Xenophon refers himself to High Court to clarify citizenship

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Posted

August 19, 2017 12:33:19

Crossbench senator Nick Xenophon has announced he will refer his election to the High Court after discovering he has a form of British citizenship.

Senator Xenophon announced yesterday he had become the seventh parliamentarian to be engulfed by the dual citizenship fiasco in Federal Parliament.

His father, Theodoros Xenophou, is from Cyprus, which was a British colony until 1960, and travelled to Australia as a British citizen in 1951.

Senator Xenophon confirmed today he had received advice his father’s background makes him a British overseas citizen by descent, meaning he is potentially ineligible to sit in Parliament.

The matter will now be determined by the High Court, but Senator Xenophon will stay in Parliament and continue to vote on legislation in the meantime.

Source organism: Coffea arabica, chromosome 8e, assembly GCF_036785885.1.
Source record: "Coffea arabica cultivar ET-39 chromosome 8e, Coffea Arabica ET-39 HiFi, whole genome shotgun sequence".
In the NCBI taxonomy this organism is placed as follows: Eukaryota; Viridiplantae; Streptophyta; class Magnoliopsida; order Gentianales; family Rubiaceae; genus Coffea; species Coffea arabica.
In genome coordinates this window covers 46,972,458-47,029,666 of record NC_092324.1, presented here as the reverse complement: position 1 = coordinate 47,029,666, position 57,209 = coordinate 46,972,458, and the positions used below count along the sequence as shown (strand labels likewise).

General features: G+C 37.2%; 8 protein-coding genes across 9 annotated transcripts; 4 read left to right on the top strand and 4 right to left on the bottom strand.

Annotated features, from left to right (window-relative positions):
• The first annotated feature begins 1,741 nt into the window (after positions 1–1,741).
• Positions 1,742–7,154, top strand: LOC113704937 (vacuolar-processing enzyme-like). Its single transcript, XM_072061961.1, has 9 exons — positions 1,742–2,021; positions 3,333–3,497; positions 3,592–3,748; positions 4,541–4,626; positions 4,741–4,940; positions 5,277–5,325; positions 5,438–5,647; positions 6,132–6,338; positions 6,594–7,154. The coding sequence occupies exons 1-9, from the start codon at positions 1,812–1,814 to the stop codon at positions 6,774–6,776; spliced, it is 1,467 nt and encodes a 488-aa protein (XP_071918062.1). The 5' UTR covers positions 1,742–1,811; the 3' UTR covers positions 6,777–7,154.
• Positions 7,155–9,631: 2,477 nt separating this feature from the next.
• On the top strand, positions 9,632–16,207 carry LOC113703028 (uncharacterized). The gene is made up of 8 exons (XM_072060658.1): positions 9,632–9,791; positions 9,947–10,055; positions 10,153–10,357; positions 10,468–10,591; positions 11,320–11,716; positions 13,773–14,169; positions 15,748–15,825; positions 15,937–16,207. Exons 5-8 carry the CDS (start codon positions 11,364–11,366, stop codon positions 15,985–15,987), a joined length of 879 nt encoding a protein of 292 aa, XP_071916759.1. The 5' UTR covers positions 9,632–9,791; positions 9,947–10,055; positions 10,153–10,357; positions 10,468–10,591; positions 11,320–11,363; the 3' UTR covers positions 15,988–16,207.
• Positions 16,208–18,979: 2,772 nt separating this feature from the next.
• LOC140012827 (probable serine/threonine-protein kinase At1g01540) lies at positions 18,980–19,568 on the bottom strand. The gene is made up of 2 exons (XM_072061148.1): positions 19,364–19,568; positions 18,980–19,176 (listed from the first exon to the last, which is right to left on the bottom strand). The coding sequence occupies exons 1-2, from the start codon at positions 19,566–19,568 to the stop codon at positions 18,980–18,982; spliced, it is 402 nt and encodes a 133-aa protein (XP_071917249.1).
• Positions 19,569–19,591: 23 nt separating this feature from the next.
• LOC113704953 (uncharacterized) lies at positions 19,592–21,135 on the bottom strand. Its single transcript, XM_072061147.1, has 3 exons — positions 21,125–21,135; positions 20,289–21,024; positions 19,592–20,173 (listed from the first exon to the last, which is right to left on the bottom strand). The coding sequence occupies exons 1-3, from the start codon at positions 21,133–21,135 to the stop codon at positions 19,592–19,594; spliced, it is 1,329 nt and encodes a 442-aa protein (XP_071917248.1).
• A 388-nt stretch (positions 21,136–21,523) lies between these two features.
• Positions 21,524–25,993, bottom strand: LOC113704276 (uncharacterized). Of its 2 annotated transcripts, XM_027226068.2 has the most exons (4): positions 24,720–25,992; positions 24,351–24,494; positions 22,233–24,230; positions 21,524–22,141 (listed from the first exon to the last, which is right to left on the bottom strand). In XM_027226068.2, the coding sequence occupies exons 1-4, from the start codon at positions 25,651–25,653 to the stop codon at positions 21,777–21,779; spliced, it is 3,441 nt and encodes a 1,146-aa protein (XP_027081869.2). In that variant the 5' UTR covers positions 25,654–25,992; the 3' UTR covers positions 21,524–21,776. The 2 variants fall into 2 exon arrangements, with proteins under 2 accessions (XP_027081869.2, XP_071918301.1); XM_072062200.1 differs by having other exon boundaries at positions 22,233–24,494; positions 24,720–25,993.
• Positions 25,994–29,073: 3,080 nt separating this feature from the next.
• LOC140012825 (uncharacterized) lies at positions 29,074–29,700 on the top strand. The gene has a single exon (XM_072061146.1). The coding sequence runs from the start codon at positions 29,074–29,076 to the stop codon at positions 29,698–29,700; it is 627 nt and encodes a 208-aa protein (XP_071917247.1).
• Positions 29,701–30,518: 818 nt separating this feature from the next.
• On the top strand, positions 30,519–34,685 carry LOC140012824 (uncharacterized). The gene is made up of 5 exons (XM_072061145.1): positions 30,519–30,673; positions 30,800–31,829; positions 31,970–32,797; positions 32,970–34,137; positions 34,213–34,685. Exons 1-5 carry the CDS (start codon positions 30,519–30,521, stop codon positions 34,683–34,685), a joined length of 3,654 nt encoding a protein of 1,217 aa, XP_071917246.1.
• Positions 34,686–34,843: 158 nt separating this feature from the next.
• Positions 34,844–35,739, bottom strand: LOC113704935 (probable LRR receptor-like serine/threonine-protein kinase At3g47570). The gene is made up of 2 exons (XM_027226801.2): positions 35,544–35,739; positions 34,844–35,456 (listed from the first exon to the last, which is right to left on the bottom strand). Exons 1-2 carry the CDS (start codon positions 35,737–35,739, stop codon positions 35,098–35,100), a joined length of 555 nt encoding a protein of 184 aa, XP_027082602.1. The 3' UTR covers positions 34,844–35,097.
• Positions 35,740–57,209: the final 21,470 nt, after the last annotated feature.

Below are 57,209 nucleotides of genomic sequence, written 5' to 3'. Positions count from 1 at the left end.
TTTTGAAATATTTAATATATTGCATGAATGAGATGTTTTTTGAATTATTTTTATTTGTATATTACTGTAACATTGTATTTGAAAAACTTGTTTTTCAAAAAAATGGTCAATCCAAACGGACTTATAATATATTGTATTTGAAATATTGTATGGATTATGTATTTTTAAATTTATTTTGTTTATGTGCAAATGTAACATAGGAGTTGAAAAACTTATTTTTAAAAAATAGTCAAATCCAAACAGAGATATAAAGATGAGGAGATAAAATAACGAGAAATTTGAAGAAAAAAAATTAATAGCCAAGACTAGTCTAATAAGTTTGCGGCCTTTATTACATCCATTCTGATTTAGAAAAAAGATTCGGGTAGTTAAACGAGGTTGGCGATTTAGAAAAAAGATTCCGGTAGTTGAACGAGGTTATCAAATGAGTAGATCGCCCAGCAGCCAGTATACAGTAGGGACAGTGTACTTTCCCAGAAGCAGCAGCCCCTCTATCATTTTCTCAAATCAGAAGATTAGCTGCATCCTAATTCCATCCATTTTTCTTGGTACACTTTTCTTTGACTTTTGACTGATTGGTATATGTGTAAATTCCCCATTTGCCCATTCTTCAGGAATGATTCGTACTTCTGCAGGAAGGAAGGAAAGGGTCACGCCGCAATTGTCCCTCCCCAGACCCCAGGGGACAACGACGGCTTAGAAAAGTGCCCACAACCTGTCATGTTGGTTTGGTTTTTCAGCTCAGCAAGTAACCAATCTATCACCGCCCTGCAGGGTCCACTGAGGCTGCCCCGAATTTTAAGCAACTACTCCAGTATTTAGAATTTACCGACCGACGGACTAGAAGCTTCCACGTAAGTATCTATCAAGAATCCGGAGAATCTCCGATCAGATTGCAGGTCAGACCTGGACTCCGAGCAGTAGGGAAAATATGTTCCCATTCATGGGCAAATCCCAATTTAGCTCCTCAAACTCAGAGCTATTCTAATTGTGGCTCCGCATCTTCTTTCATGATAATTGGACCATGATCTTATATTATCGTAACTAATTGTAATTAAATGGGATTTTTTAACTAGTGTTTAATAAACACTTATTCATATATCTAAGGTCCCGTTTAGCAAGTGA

The South Australian joins six other federal parliamentarians who have been referred to the High Court, including the Nationals’ Matt Canavan, Barnaby Joyce and Fiona Nash, One Nation’s Malcolm Roberts and the Greens’ Scott Ludlam and Larissa Waters.

Both Greens senators resigned when they realised they were dual citizens, while Senator Canavan stepped down from Cabinet.

But Mr Joyce and Senator Nash have both declared they will stay in Cabinet because they are confident the High Court will find they are eligible to sit in Parliament.

That has drawn fierce criticism from Senator Xenophon’s Lower House colleague, Rebekha Sharkie, who said she would no longer guarantee supply and confidence to the Government in the Lower House.

The Coalition’s slim, one-seat majority in the House of Representatives could be threatened if the High Court rules against Mr Joyce.

But Mr Joyce has now moved to renounce his dual citizenship and would have a good chance of retaining his seat of New England if the court did force a by-election.

Topics:

federal-government,

minor-parties,

australia,

sa



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